Author(s): Mir H. Ali, MD, PhD*, Todd Kowalski, Elie Berbari, MD, Douglas Osmon MD, James Steckelberg, MD, and Paul M. Huddleston, MD; Mayo Clinic, Rochester, MN
Title: Spinal Fusion Rate in Patients with Early-Onset Spine Implant Associated Infections
Purpose: Spinal instrumentation is an established method of achieving spinal fusion. Early-onset infection and its subsequent effects on arthrodesis and outcomes are unclear. The goal of this study was to determine the clinical outcome of early infection.
Methods: We identified all patients with instrumented spinal fusions performed between 1994 and 2002. Twenty nine patients developed early-onset spinal implant associated infection. The medical records, imaging, laboratory results, microbiology, and pathology were reviewed. The cumulative probability of spinal fusion was assessed by using the Kaplan- Meier survival method. The Log Rank test for equality of survival was used to compare the outcome.
Results: 29 patients were treated with surgical debridement, implant retention, and antimicrobial therapy.Patients averaged 2.2 ?? 1.3 surgical debridements, 33 ?? 12 days of intravenous antibiotics, and 353 ?? 29 days of oral suppressive therapy. 72% (21/29) of patients demonstrated successful treatment from this regimen; 28% (8/29) of patients required additional surgical debridement and/or modification of antimicrobial therapy. The one and two-year estimate of spinal fusion for the 29 patients was 35% (95% CI: 20% - 54%) and 96% (95% CI: 87%-99%) respectively. Despite successful arthrodesis at 2 years, 44% of patients were significantly disabled by paraspinal pain and 41% continued to require opiates. Among the variables that affected fusion rate, patients with prior spinal radiation therapy had a delayed fusion rate. Patients with prior spinal radiation therapy were significantly more likely to develop a delayed fusion compared with those who had no radiation therapy: 41% (95% CI: 24%-63% vs. 17% ( 95% CI : 4%-54%; p=.02). Variables that did not affect fusion rate were: smoking, diabetes mellitus, end stage renal disease, and a history of prior spine surgery.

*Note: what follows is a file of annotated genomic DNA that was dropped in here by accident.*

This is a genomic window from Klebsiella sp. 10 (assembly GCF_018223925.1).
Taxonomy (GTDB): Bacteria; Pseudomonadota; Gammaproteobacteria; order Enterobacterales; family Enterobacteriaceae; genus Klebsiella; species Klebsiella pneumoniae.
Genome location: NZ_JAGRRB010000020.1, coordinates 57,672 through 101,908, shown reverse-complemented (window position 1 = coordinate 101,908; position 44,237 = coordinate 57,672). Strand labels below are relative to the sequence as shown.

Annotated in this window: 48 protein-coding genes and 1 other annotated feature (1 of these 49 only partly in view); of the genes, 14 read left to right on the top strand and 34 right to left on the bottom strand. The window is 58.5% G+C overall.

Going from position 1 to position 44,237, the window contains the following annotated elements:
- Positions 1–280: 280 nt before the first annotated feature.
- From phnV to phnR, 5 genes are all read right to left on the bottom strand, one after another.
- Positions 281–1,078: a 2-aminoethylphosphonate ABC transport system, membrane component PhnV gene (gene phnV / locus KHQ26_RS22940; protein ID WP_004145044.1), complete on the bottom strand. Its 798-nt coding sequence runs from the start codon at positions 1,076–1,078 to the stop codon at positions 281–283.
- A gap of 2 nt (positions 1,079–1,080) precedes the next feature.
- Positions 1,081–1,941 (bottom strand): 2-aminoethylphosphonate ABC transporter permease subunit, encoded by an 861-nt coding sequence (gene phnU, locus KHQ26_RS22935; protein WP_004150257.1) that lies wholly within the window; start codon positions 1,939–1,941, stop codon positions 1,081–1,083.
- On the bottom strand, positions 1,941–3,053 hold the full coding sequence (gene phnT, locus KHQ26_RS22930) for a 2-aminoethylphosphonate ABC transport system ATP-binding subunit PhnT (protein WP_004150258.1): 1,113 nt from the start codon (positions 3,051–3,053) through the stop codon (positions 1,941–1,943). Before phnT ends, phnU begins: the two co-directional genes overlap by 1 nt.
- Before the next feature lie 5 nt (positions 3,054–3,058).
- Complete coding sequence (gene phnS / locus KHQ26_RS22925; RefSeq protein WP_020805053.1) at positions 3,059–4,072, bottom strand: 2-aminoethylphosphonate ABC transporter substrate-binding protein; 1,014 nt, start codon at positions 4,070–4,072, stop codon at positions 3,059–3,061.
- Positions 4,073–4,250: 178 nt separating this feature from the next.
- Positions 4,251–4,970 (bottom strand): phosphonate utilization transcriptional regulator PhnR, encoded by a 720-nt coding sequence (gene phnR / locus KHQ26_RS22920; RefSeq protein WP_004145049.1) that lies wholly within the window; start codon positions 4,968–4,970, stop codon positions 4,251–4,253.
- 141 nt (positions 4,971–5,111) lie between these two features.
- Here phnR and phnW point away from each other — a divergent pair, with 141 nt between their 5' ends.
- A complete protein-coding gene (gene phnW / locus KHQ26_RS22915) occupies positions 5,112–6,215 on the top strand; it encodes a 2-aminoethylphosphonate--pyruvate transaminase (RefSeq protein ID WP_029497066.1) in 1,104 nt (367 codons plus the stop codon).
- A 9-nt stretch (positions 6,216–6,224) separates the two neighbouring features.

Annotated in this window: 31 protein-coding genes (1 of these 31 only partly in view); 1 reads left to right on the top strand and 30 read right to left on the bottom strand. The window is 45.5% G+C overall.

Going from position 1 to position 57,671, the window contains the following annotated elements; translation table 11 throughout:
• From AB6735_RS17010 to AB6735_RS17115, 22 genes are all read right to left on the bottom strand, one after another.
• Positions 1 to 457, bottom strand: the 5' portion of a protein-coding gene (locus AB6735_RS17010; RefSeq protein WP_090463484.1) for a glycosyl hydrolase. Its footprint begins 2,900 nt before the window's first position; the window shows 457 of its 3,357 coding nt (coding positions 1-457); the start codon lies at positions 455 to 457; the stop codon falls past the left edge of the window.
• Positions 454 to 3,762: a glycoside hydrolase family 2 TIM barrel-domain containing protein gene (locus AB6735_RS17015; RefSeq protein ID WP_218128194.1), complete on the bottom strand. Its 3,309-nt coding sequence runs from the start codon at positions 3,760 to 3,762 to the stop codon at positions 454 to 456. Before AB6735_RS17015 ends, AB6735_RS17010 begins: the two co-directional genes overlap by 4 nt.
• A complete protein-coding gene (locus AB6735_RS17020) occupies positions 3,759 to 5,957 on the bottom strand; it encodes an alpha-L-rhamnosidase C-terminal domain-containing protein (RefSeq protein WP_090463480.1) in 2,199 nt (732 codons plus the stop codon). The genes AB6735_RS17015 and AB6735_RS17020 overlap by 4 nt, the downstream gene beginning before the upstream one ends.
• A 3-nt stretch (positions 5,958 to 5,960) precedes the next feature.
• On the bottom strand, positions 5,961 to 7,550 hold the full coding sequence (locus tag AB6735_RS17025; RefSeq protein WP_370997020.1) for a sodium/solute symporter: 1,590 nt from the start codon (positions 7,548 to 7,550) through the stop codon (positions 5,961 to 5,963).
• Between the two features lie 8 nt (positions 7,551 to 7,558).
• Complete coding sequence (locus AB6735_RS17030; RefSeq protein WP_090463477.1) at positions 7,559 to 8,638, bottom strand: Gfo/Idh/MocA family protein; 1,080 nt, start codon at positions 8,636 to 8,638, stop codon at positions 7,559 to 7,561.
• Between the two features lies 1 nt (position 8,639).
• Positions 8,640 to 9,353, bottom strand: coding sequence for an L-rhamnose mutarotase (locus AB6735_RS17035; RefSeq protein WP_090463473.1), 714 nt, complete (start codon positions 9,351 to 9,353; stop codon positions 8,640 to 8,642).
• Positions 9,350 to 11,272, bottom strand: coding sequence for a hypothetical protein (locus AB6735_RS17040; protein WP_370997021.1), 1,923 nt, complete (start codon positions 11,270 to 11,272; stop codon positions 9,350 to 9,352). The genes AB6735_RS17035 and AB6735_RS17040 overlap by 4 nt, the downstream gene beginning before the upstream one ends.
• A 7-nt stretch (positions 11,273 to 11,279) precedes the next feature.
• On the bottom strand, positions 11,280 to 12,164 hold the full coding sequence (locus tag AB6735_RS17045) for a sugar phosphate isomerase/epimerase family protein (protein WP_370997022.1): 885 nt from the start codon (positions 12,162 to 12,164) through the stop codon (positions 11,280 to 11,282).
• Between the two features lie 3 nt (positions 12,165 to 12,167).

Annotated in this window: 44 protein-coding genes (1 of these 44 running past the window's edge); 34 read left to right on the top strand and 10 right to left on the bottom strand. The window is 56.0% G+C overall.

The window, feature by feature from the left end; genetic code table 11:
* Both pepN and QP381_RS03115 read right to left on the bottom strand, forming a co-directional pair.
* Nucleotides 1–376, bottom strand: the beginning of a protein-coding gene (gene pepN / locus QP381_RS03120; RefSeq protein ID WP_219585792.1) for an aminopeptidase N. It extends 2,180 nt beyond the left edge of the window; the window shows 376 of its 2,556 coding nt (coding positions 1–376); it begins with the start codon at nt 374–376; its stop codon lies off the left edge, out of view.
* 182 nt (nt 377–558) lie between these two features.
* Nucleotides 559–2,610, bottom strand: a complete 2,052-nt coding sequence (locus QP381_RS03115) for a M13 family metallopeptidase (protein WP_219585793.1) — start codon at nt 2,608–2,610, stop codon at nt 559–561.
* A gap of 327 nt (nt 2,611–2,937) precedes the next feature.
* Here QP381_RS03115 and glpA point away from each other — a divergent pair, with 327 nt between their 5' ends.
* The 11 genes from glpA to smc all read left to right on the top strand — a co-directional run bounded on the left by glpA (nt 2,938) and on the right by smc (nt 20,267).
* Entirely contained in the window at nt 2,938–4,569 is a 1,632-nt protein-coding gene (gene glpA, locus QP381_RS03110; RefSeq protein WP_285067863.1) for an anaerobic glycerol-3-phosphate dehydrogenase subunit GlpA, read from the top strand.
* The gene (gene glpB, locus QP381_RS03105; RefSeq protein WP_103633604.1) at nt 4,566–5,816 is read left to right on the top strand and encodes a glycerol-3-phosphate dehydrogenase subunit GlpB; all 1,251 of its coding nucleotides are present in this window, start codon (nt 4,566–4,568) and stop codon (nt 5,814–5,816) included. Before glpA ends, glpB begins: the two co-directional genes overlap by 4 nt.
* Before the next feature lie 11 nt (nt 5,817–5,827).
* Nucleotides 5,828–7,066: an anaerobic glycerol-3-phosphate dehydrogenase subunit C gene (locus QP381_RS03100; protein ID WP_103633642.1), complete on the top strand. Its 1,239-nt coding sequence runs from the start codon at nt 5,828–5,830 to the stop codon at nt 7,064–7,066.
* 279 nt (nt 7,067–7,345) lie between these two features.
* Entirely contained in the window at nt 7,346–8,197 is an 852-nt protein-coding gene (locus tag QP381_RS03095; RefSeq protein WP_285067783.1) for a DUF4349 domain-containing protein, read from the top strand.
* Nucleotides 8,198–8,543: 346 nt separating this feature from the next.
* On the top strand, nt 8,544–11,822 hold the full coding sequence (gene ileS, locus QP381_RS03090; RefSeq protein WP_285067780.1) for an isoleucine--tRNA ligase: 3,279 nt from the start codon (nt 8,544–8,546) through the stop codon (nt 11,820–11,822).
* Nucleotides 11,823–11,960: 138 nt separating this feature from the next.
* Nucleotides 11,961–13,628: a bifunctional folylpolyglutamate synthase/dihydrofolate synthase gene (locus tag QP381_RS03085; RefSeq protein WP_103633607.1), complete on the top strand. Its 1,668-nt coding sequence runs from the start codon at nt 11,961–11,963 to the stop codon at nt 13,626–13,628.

Discussion: Early-onset spinal implant associated infections are associated with a high morbidity and best treated with early debridement, implant retention, and antibiotic therapy. Wound healing and inflammatory laboratory values should be followed closely to monitor treatment success. Time to arthrodesis is significantly prolonged in patients with prior spinal radiation.